I don’t think it’s enough to just put photographs on a wall in a commercial space, I like to see work that goes beyond the gallery walls
and impacts on issues and asks questions on social documentary practice. One of the ways in which I concoct these questions is by looking at particular communities – questions will arise from their experience. Does the question of authenticity pose itself in your practice?
There is no such thing as truth, only representations of it. A photograph is not the truth. Framing is choosing. I think there is an interesting question when it comes to my work because ostensibly I am not choreographing anything, I’m not telling people where to stand or pose. Quite often, even though I’m visible, people don’t really care that I’m there. They don’t really play with the camera. The resulting images do appear to be ‘fly on the wall’ to a certain extent. Tell me more about your upcoming show, London/ Pittsburgh.
This is London was commissioned by the New York Times, and since it was my first time working for a newspaper or magazine which had control over my work, I thought I would make the images more explicit and more aggressive to compensate for that. I think they were initially quite apprehensive about how gritty and cynical the images were, but that’s London!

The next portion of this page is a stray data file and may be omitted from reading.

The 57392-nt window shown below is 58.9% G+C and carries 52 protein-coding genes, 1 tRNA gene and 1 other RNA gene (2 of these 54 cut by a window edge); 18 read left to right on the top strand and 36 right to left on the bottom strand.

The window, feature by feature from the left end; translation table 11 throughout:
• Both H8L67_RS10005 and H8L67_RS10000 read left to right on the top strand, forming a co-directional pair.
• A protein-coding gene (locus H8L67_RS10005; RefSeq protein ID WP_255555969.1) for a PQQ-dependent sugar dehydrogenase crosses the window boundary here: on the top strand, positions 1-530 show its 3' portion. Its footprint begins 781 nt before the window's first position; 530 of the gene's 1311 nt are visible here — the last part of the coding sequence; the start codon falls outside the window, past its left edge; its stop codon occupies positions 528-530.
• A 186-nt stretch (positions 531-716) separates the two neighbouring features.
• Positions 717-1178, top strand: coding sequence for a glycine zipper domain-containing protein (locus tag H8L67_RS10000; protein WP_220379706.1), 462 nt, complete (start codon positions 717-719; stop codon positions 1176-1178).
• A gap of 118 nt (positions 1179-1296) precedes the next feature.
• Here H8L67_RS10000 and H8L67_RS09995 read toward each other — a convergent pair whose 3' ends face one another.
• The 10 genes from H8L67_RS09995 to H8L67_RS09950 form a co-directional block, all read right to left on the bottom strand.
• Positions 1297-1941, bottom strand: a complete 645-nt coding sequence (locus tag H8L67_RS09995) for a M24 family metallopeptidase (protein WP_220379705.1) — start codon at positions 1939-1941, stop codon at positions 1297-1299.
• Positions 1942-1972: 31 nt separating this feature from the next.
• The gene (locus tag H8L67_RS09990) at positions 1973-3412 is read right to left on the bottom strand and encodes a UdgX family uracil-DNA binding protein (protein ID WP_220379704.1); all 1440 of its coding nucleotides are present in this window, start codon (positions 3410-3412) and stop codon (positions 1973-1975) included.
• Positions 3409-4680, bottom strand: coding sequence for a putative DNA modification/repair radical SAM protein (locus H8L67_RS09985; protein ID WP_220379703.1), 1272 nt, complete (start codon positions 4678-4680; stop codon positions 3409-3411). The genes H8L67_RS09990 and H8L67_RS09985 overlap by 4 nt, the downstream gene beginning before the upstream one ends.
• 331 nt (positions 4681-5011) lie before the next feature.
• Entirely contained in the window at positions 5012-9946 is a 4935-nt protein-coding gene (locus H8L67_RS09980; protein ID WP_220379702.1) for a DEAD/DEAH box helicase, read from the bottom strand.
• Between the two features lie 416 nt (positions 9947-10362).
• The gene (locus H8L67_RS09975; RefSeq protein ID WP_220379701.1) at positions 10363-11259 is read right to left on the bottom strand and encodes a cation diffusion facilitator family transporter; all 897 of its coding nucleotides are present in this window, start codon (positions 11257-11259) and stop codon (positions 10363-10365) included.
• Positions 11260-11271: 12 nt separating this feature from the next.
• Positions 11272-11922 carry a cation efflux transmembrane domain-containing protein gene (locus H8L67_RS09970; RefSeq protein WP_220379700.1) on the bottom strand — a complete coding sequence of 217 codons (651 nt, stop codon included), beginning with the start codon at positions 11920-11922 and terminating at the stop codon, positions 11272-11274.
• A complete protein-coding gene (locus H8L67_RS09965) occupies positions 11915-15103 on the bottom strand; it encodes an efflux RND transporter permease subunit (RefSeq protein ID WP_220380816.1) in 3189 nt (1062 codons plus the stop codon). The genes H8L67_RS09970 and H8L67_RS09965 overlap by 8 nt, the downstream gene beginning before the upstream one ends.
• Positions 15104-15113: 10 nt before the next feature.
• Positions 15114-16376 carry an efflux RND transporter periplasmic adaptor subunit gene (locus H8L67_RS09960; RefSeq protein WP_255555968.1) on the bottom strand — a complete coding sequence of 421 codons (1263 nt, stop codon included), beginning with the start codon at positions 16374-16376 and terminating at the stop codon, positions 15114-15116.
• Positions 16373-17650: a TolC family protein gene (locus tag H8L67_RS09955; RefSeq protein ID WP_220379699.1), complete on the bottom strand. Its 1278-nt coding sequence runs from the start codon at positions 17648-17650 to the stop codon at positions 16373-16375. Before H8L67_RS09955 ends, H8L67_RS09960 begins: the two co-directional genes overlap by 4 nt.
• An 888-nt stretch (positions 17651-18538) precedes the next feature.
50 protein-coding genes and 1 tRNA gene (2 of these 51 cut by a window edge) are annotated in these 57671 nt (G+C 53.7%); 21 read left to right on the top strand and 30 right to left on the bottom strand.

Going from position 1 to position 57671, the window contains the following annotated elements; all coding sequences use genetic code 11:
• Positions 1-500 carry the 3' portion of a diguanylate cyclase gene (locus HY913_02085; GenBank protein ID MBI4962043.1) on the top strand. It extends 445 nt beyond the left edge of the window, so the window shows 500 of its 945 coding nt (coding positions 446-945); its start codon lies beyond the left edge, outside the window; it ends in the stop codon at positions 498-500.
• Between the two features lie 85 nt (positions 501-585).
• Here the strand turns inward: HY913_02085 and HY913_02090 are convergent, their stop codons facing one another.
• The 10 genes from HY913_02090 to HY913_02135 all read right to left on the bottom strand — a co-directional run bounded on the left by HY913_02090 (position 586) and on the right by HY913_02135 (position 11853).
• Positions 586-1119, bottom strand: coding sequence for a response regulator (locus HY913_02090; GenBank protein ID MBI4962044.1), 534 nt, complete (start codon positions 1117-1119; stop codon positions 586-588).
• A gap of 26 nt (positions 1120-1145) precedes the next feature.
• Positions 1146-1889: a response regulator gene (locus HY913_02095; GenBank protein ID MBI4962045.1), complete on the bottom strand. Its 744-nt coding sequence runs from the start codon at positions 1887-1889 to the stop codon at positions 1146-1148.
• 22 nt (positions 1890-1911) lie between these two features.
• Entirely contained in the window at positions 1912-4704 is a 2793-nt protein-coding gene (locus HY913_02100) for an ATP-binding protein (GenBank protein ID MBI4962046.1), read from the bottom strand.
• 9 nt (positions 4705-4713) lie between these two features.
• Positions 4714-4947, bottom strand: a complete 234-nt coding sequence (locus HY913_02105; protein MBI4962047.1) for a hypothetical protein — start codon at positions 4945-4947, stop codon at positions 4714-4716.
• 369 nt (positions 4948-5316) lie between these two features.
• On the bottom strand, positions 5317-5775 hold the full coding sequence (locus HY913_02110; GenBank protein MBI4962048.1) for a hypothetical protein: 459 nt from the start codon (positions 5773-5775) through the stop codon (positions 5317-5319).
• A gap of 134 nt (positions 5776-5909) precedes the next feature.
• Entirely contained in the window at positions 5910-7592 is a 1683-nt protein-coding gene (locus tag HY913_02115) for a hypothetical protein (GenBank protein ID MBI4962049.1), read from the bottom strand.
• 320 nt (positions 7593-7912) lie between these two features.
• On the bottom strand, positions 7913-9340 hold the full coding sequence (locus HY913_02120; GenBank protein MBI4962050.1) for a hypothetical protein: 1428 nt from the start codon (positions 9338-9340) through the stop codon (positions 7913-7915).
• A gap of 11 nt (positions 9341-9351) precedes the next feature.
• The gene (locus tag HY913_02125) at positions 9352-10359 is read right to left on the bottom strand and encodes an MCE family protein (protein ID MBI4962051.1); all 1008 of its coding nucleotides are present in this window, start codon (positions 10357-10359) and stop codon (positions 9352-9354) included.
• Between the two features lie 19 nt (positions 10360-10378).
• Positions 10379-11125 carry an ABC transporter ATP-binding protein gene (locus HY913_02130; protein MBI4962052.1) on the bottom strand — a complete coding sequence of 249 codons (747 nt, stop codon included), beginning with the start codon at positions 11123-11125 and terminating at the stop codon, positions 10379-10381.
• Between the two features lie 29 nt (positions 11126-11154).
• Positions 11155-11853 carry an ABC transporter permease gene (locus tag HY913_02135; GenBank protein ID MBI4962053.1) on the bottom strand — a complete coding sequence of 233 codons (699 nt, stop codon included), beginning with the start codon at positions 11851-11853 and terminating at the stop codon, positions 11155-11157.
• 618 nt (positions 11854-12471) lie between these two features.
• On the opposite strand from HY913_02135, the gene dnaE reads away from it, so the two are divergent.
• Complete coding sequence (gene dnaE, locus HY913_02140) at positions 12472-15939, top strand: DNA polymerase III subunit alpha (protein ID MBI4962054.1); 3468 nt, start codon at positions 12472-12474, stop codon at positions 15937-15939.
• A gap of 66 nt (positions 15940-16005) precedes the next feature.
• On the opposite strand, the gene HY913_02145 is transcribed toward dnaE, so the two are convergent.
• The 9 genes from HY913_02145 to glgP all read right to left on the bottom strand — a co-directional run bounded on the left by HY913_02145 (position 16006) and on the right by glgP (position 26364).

Kids at Somerford Grove Adventure Playground, Tottenham, put out the barbeque fire, 2011 c-type print ÂŠMark Neville, courtesy of the artist and Alan Cristea Gallery
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I tried to photograph people in a historically undetermined way – sometimes you have to look at it twice to figure out when the picture was taken. I tried to specifically reference photographers who looked at Britain undergoing recession in the 70s and 80s to suggest that the same economic and social forces that were fucking Britain then are still doing it now.
Right after that, I had an invitation from the Andy Warhol Museum to work on Pittsburgh. Somehow these two bodies of work became linked in my mind. The distribution of wealth in the UK is very much class-wise, and in America it’s more divided along racial differences. It’s quite shocking I have to say. I stayed in two different suburbs of Pittsburgh, Braddock and Sewickley. How did these local communities, often times very different from you, react to your presence?
They were incredibly hospitable and I made friends! I remember one street in Pittsburgh was particularly rough, I would walk there every morning at 9.30 with my camera along this group of guys drinking beer and smoking crack. I nodded at them first, the next day I said hello, then I went over and started chatting to them. I eventually ended up going for a beer with one of them, an ex-veteran! After a while they asked if I wanted to take their photographs. That’s often how I work, by developing relationships first. Sticking your camera into someone’s face is quite intruding and it’s often not the best way to get a good photo. What was your creative process then?